IV Shore Leave
16 Shore Leave
Willie spends time with May in San Francisco and Yosemite. Willie tells May how he had to pay Queeg $110 "ransom," for the lost liquor, in order to get leave. May is appalled and asks if something should be done about Queeg. Willie's estimation of Queeg has changed; he now sees him as an unjust commander, and his estimation of de Vriess has risen. Though he and May stay in separate hotel rooms, they end up sleeping together. May is upset that it happens and Willie seems somewhat perplexed, though it does increase his desire for her.
May asks why Willie introduced her to his mother as May Minotti. Willie knows that it had something to do with his underlying prejudice; however, he responds that it was because he wanted their introduction to be truthful. As time passes, May becomes distant, and Willie begins to pursue her more earnestly. To his own amazement, Willie asks if they should get married. May thinks he has done so because of their intimacy and tells him that she doesn't need his pity. As Willie again suggests that they should get married, she bemoans the lack of real romance in the proposal, but feels that she should probably accept the offer. When she presses him for details regarding when and where the marriage would take place, Willie says that working out the details will have to be the next step. Willie tells her that he loves her, and she asks if he's going to inform his mother. Willie replies that he will tell his mother about the proposal that evening. Willie notes that there may be a problem with their religions, but May informs him that she's not much of a Catholic.
17 Two Bottles of Champagne
Maryk and Keefer meet in the city for dinner. They share a bottle of champagne to celebrate their arrival stateside and discuss why Maryk gave up a career as a fisherman to join the Navy. After dinner they attend a literary club meeting where Keefer gives a lecture on World War II and the novel. Maryk is amazed by Keefer's intellectual ability and the fact that he is a published author, details he only vaguely appreciated on the Caine. Following the lecture the men take two women to a club, but when Maryk checks in with the ship they are told to report back immediately. When they return, Maryk learns that Gorton and Adams have been reassigned and Maryk will be the new executive officer of the Caine. Willie has dinner with his mother at her hotel. Mrs. Keith questions him about his relationship with May, and Willie reveals all to her, including his proposal. Mrs. Keith asserts that Willie only proposed out of a sense of guilt and tries to persuade him that while he may be attracted to May, she is not of his class and wouldn't make a satisfactory partner. At first Willie rejects her logic, but the more he thinks the more he feels she is right. Mrs. Keith asks Willie to promise that he won't marry May on this leave. Willie replies that he's not likely to give up May, but he won't marry her now. The next morning Willie sees May to her plane and lies to her about his discussion with his mother.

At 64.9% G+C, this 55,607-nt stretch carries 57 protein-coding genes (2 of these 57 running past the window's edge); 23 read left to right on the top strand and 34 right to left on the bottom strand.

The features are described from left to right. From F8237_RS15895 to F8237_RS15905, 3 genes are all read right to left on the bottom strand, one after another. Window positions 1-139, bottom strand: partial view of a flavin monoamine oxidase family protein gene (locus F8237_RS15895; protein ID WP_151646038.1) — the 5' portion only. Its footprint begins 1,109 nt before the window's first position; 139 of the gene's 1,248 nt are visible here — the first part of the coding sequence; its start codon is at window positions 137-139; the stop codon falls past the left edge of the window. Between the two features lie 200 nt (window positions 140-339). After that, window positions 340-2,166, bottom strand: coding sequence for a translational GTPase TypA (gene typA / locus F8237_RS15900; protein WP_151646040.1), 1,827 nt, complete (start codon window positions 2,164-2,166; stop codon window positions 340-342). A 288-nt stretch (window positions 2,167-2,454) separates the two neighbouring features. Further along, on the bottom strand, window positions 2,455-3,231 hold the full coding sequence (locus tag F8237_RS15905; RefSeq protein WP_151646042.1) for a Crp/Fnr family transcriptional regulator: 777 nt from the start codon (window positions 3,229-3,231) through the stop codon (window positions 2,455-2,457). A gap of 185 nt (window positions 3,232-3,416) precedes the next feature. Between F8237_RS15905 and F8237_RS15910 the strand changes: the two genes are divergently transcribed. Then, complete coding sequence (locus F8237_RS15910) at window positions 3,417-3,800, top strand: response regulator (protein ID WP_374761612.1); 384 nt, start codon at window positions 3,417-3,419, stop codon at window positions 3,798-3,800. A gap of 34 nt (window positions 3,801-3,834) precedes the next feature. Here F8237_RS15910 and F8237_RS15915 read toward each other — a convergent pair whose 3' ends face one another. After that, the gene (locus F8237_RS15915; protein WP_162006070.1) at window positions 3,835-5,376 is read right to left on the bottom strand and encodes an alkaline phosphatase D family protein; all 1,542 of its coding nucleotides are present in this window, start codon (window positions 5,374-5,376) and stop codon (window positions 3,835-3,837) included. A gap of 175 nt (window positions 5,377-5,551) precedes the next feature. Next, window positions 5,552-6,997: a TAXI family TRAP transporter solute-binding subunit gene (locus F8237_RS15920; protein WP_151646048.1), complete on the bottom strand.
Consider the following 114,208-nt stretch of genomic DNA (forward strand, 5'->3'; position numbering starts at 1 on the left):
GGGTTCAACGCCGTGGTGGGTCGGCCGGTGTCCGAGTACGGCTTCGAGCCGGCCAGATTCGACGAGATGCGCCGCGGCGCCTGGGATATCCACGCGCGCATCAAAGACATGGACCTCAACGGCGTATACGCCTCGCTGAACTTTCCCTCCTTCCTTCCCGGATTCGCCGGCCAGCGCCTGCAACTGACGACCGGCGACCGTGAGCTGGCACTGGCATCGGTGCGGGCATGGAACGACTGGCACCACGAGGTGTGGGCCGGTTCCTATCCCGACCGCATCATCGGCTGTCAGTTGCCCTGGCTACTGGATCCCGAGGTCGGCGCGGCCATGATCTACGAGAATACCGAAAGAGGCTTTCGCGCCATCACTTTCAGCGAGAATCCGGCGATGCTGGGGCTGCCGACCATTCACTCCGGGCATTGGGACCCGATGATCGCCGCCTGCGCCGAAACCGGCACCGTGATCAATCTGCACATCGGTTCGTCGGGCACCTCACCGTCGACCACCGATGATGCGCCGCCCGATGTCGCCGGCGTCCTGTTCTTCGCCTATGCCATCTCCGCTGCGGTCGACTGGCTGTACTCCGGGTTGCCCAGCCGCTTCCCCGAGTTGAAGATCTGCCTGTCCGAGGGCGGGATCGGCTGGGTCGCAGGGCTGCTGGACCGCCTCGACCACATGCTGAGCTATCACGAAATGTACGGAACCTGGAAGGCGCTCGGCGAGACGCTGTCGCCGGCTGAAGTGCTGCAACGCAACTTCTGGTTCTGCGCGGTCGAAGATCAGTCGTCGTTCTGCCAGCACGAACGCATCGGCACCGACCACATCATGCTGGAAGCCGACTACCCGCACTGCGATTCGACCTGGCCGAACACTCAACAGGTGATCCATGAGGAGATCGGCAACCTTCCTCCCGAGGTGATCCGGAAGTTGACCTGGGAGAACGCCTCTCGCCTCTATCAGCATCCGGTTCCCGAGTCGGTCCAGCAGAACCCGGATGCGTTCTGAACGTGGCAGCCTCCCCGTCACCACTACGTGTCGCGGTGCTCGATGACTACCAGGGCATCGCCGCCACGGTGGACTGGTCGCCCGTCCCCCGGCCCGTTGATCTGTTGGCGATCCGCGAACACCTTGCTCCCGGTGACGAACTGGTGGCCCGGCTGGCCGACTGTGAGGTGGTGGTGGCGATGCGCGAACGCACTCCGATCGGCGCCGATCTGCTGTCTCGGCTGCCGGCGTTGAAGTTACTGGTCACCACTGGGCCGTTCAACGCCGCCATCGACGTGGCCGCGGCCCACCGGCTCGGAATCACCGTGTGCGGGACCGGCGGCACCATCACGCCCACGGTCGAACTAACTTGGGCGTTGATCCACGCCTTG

18 Stilwell's Leave
With Queeg at home in Phoenix, Maryk is in charge. Maryk and Willie receive a dispatch which notes that work on the Caine is to be completed within three weeks, and the ship must put to sea by the end of December. When Maryk contacts the captain, he asks Queeg if he might call the sailors presently on leave back early so that the men who haven't had leave could at least have some time off. Queeg initially balks at the notion, suggesting that the men on leave will ignore the telegrams, but he eventually agrees.
Following his conversation with Queeg, Maryk is approached by Stilwell, who has a telegram from his brother which claims that his mother is dying. Stilwell pleads to be allowed leave, but Maryk asserts that he knows the captain's feelings and he can't go against Queeg's wishes. Willie persuades Maryk to grant Stilwell a 72-hour leave, and Stilwell promises that he will return on time. Unfortunately, Queeg returns before Stilwell does, and Queeg notices that Stilwell is missing. Maryk admits that he granted Stilwell leave and, in private, Queeg reprimands him. Maryk apologizes and pledges his loyalty to Queeg.
The Caine is hastily returned to duty, and Keefer is reassigned as gunnery officer and given a new cabin. When the ship departs, some twenty-five men have failed to appear.
The fact that Willie and May sleep together is evidence that their relationship is becoming more complex; however, May's motives remain in question. Maryk's estimation of Keefer changes when he attends Keefer's lecture; this sets the groundwork for Maryk's belief that Keefer is an intelligent, reliable man. Mrs. Keith's suggestion that May is not worthy of Willie is evidence of her prejudice against May's social status, and Willie's inability to tell the truth to May regarding his conversation with his mother proves that he is still very much an adolescent. The fact that Maryk is persuaded to grant Stilwell leave demonstrates that he can be swayed by others' opinions, even when the result goes against Queeg's wishes. This is foreshadows Keefer's ability to persuade him that Queeg is insane.